Mars rover snaps high-resolution photos of itself

In a test of the powerful camera mounted at the end of its robotic arm, NASA's Curiosity Mars rover snapped some photos of its own wheels and underbelly.

CREDIT: NASA/JPL-Caltech/Malin Space Science Systems
This view of the three left wheels of NASA's Mars rover Curiosity combines two images that were taken by the rover's Mars Hand Lens Imager (MAHLI) during the 34th Martian day, or sol, of Curiosity's work on Mars (Sept. 9, 2012). In the distance is the lower slope of Mount Sharp.
NASA/JPL-Caltech/Malin Space Science Systems
This view of the calibration target for the Mars Hand Lens Imager (MAHLI) aboard NASA's Mars rover Curiosity combines two images taken by that camera during the 34th Martian day, or sol, of Curiosity's work on Mars.

NASA's Mars rover Curiosity is doing a bit of mechanical navel-gazing on the Red Planet, snapping ultra-clear pictures of itself while testing a powerful camera at the tip of its robotic arm.

The stunning new Mars photos by Curiosity show detailed views of its wheels and underbelly, a self-portrait of the robot's head-like camera mast and even a snapshot of an odd bit of Americana — a 1909 Lincoln penny used for calibration — that hitched a ride to the Red Planet with the rover.

The Curiosity rover took the photos over the weekend using its Mars Hand Lens Imager, or MAHLI, which is a focusable color camera attached to an instrument turret at the end of Curiosity's 7-foot (2.1–meter) robotic arm. MAHLI snapped its first photo of the Martian surface without a protective dust cover on Saturday (Sept. 8), and then began taking clear pictures of Curiosity itself a day later.

In one photo, the camera takes a clear look at Curiosity's three left wheels in a view that is framed by the rover's belly above. Curiosity's ultimate destination, the 3-mile-high (5-kilometer) Mount Sharp that rises from the center of the rover's Gale Crater landing site, can be seen in the distance. [11 Amazing Things Curiosity Can Do]

Another snapshot, taken on Friday (Sept. 7), captures a dusty view of Curiosity's camera mast. The photo appears hazy not because of a dust storm, but because the dust cover on MAHLI was closed at the time.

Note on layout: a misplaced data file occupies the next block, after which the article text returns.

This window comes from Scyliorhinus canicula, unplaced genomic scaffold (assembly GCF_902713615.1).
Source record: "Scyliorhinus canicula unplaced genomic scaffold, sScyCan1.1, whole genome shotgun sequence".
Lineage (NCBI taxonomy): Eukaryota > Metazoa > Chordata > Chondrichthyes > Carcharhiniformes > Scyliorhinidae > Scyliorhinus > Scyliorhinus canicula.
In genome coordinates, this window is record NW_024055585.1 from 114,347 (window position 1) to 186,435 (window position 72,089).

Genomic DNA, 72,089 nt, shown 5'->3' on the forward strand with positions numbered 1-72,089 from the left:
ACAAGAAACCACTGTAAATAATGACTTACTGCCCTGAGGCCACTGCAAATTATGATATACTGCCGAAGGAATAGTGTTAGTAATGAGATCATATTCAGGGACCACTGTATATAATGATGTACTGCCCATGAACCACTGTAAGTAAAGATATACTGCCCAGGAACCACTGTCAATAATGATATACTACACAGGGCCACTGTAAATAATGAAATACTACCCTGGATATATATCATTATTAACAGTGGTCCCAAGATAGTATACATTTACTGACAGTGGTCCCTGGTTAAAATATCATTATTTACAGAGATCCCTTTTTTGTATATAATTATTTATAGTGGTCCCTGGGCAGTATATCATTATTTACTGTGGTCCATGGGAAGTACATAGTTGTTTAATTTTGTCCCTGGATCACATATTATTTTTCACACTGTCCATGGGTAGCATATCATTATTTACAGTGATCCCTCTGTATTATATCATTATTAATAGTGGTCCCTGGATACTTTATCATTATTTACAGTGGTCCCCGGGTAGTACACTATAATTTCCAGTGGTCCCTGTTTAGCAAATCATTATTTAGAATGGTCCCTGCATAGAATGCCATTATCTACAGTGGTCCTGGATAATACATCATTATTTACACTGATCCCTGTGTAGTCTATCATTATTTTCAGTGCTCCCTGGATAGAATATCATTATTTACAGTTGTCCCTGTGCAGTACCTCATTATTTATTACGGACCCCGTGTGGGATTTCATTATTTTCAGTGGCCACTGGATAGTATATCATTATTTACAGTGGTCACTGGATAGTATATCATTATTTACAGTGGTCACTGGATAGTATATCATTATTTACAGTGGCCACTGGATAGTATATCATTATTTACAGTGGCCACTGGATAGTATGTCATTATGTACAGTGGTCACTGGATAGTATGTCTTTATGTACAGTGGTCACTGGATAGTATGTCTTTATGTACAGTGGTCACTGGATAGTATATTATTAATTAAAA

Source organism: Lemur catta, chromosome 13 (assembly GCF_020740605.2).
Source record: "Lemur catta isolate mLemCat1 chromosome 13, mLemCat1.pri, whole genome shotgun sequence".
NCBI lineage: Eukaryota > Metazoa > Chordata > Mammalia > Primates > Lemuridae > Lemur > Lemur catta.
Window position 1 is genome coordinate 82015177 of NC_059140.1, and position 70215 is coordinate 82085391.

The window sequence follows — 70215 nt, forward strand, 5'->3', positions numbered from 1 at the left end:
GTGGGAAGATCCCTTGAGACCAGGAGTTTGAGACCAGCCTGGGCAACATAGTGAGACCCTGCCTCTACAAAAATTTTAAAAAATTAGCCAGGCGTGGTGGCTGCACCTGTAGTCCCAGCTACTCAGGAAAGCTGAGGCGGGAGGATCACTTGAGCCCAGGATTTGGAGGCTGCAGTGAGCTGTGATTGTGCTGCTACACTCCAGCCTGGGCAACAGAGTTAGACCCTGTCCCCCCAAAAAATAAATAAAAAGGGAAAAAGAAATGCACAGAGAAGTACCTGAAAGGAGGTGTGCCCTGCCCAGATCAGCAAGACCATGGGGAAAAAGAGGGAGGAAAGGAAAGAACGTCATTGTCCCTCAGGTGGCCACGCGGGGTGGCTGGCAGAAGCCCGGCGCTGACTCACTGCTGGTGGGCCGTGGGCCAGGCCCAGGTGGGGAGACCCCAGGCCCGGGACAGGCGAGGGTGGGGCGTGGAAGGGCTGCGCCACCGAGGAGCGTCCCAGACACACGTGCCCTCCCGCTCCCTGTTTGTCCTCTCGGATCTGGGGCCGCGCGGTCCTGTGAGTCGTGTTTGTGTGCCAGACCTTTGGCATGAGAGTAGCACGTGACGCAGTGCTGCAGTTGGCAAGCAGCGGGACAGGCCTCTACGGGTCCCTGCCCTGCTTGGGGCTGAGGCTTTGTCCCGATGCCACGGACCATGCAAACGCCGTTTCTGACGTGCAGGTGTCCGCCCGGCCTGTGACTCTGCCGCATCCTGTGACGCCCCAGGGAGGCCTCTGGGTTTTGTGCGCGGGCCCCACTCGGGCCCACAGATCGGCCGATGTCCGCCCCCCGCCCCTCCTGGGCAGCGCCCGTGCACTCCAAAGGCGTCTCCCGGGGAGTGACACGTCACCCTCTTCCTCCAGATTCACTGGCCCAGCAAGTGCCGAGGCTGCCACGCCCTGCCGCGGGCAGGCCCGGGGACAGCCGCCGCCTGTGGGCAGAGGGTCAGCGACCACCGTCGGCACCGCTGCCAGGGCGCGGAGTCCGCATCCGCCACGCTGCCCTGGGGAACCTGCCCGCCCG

The MAHLI device is designed to serve as a microscope-like magnifying camera for close-up studies of rock targets, and it has a resolution of about one 1,000th of an inch (14 microns) when held within an inch of its target. By changing the MAHLI camera's focus and its position (by moving Curiosity's arm), rover mission scientists expect to be able to take time-lapse views of Mars and examine rover hardware while on the Martian surface.

"The main purpose of Curiosity's MAHLI camera is to acquire close-up, high-resolution views of rocks and soil at the rover's Gale Crater field site," NASA officials wrote in one image description. "The camera is capable of focusing on any target at distances of about 0.8 inch (2.1 centimeters) to infinity, providing versatility for other uses, such as views of the rover itself from different angles."

Veteran space camera builder Malin Space Science Systems of San Diego, Calif., built the MAHLI camera on Curiosity for NASA. The camera snaps photos using a red-blue-green filter, much like commercial digital cameras on Earth, and stores them in an 8-gigabyte flash memory for transmission to Earth. The camera relies on a charged-coupled device (CCD) image detector that uses a 1,600 by 1,200 array of active pixels, according to a NASA description.

The MAHLI camera is one of 17 imagers on the Mars rover Curiosity designed to study the Red Planet in unprecedented detail, as well as provide vital views for navigation and hazard avoidance. The MAHLI camera and other instruments at the end of Curiosity's robotic arm are currently being put through a series of tests to make sure they are ready to begin up-close studies of Mars, mission managers have said.

The $2.5 billion Curiosity rover landed on Mars on Aug. 5 and is expected to spend the next two years exploring Gale Crater to determine if the region could have once supported microbial life.

You can follow SPACE.com Managing Editor Tariq Malik on Twitter @tariqjmalik and SPACE.com on Twitter @Spacedotcom. We're also on Facebook & Google+

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